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US lawmakers urge China to fulfill Olympic commitments to protect human rights

US lawmakers urge China to fulfill Olympic commitments to protect human rights

Republican and Democratic U.S. lawmakers said China should be held accountable for promises to protect human rights, press freedom and the environment that were made when China was awarded the 2008 Olympics.
The United States, the lawmakers said Wednesday, will be watching closely how China responds to outside calls for change as the summer Olympics approach. Many appeared deeply skeptical that China's pledges were sincere or that changes that have been made would last beyond the Olympics.
"We expect the Chinese government to keep its word," Democratic Sen. Byron Dorgan said during a meeting of the Congressional-Executive Commission on China. The panel was created by Congress in 2000 to monitor China's respect for civil liberties.
Republican Rep. Chris Smith said that "the Olympics will certainly not be a time to remain silent." Ed Royce, another Republican congressman, said the Olympics could provide "key leverage" for the United States to push for greater freedoms in China.
Beijing said that its citizens' human rights are protected under the Chinese constitution, and that it welcomed renewed dialogue on the issue. But Foreign Ministry spokesman Liu Jianchao also suggested the U.S. politicians were biased in their views.
"We hope relevant people, congressmen, can view our progress made in human rights objectively and take off their colored glasses. I believe that would be beneficial to the development of Chinese human rights," he said at a news conference.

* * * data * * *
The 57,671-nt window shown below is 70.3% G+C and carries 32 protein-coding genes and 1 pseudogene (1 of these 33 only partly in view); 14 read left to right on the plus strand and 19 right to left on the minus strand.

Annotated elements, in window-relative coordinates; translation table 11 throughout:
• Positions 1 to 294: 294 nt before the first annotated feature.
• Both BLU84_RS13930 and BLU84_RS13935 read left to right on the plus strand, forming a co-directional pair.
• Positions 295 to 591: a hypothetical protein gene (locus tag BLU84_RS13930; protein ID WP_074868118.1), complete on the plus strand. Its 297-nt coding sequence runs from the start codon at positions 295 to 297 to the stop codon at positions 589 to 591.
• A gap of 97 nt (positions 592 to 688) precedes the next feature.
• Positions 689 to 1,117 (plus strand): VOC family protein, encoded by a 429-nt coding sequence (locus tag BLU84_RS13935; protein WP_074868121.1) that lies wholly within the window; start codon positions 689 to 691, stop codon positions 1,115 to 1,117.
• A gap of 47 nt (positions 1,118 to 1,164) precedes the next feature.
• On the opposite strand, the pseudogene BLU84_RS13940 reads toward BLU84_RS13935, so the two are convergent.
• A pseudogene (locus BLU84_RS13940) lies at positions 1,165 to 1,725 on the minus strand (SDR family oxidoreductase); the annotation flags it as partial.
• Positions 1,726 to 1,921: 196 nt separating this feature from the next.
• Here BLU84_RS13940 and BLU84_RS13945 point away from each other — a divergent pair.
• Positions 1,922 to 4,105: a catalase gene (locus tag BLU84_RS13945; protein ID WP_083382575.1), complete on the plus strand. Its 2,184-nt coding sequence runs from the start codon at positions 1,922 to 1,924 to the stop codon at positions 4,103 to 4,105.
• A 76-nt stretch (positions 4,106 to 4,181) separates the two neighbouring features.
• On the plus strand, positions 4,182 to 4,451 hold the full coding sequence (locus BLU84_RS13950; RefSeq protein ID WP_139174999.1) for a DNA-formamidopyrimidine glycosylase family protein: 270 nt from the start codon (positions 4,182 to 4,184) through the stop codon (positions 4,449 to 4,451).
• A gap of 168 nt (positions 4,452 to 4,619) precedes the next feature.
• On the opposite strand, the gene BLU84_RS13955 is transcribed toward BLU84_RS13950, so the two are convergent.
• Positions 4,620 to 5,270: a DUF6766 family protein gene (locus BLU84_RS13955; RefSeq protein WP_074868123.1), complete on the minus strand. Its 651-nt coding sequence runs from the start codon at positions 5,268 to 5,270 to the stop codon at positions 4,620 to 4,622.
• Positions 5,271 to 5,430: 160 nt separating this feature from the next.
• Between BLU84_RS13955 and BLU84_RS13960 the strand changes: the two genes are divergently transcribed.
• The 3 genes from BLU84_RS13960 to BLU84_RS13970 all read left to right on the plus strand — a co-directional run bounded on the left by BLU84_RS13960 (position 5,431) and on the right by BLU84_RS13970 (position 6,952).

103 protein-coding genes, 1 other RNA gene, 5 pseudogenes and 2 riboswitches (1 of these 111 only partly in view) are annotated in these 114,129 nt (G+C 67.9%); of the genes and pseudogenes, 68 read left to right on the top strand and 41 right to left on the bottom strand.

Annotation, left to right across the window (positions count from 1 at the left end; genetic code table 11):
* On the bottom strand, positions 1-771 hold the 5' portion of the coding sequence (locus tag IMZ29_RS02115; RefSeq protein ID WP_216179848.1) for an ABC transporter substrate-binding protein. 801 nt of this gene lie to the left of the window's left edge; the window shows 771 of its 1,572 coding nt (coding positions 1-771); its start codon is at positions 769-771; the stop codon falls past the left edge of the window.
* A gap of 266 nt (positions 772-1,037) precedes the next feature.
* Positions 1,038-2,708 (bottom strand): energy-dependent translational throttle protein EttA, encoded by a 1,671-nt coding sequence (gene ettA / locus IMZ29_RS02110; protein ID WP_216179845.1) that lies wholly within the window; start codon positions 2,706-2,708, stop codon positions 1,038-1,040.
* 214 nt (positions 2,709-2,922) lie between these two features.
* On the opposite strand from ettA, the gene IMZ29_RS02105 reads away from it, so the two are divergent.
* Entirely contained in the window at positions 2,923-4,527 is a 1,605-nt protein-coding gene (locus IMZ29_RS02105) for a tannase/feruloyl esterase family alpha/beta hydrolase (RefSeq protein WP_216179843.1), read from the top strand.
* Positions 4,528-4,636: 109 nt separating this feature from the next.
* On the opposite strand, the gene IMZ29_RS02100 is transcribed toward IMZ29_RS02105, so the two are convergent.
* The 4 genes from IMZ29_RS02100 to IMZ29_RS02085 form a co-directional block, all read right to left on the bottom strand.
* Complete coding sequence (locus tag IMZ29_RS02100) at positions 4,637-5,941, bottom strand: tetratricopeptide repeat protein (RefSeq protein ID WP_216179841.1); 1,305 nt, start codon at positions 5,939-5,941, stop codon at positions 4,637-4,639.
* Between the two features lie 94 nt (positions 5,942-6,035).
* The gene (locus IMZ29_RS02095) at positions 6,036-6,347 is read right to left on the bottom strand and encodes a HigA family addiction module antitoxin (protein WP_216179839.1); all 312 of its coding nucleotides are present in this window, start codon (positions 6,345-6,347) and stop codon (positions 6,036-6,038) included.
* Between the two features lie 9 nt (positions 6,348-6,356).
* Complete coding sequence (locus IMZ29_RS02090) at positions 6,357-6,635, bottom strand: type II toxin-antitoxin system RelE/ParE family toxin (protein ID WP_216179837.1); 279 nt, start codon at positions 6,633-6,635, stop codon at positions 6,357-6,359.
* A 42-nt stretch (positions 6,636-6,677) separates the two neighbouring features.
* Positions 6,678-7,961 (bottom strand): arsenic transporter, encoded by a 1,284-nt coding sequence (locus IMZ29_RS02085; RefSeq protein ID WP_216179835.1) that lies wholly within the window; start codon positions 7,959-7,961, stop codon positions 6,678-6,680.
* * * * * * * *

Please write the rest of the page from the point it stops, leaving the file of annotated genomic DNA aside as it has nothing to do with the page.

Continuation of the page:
For years, critics in the U.S. Congress have taken China to task for what they describe as unfair trade practices; currency manipulation; use of the Internet to suppress dissidents; failure to use its leverage to stop violence in Sudan's Darfur region; and a rapid, secretive military buildup.
China hopes a successful August Olympics will signal its emergence as a world power. The games' approach has focused intense international and U.S. congressional attention on what rights groups say is Beijing's oppression of religious freedom, minorities, the media and those who criticize the government.
China's communist leaders have been cracking down on dissent ahead of the Olympics. Several U.S. lawmakers mentioned Wednesday the case of activist Hu Jia, who was taken from his home in December and charged with inciting subversion.
China and the United States agreed this week to resume a human rights dialogue that China stopped in 2004, when the Bush administration unsuccessfully sponsored a resolution before the U.N. Human Rights Commission to censure China.
Representatives of human rights, labor and journalist protection groups at the meeting were critical largely of China's claims that it has improved its rights policies.
Sophie Richardson, of Human Rights Watch, said that if the world does not pressure China to change, outsiders will be tacitly endorsing Chinese repression. Because China "desperately wants" a positive international reaction to the games, especially from the United States, world pressure probably would lead to change, she said.
Roger Martella, general counsel with the U.S. Environmental Protection Agency, said that after the Olympics, the world probably would remember China's environmental and human rights achievements, "or lack thereof," more than how many medals Chinese athletes win.


Updated : 2021-05-12 17:18 GMT+08:00